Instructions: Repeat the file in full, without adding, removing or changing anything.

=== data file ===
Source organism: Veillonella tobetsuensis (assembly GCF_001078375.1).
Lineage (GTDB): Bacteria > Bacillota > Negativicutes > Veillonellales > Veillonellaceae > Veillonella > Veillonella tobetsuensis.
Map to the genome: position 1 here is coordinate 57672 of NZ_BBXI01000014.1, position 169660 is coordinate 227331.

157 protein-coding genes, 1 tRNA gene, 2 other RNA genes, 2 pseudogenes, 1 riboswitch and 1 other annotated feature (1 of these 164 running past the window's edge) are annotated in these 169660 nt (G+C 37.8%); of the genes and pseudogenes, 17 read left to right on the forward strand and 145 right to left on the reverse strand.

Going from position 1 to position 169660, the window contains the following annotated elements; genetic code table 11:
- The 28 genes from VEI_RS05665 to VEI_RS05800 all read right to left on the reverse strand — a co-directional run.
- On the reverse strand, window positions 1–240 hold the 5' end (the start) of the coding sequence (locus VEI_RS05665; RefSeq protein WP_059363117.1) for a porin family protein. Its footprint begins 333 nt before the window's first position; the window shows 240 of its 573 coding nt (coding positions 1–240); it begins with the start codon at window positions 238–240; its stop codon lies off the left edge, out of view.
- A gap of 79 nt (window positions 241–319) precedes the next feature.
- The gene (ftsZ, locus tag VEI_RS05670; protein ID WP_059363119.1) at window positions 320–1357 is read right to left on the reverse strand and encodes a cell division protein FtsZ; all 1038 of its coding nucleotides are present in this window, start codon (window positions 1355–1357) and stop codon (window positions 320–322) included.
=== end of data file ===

Source organism: Veillonella tobetsuensis (assembly GCF_001078375.1).
Lineage (GTDB): Bacteria > Bacillota > Negativicutes > Veillonellales > Veillonellaceae > Veillonella > Veillonella tobetsuensis.
Map to the genome: position 1 here is coordinate 57672 of NZ_BBXI01000014.1, position 169660 is coordinate 227331.

157 protein-coding genes, 1 tRNA gene, 2 other RNA genes, 2 pseudogenes, 1 riboswitch and 1 other annotated feature (1 of these 164 running past the window's edge) are annotated in these 169660 nt (G+C 37.8%); of the genes and pseudogenes, 17 read left to right on the forward strand and 145 right to left on the reverse strand.

Going from position 1 to position 169660, the window contains the following annotated elements; genetic code table 11:
- The 28 genes from VEI_RS05665 to VEI_RS05800 all read right to left on the reverse strand — a co-directional run.
- On the reverse strand, window positions 1–240 hold the 5' end (the start) of the coding sequence (locus VEI_RS05665; RefSeq protein WP_059363117.1) for a porin family protein. Its footprint begins 333 nt before the window's first position; the window shows 240 of its 573 coding nt (coding positions 1–240); it begins with the start codon at window positions 238–240; its stop codon lies off the left edge, out of view.
- A gap of 79 nt (window positions 241–319) precedes the next feature.
- The gene (ftsZ, locus tag VEI_RS05670; protein ID WP_059363119.1) at window positions 320–1357 is read right to left on the reverse strand and encodes a cell division protein FtsZ; all 1038 of its coding nucleotides are present in this window, start codon (window positions 1355–1357) and stop codon (window positions 320–322) included.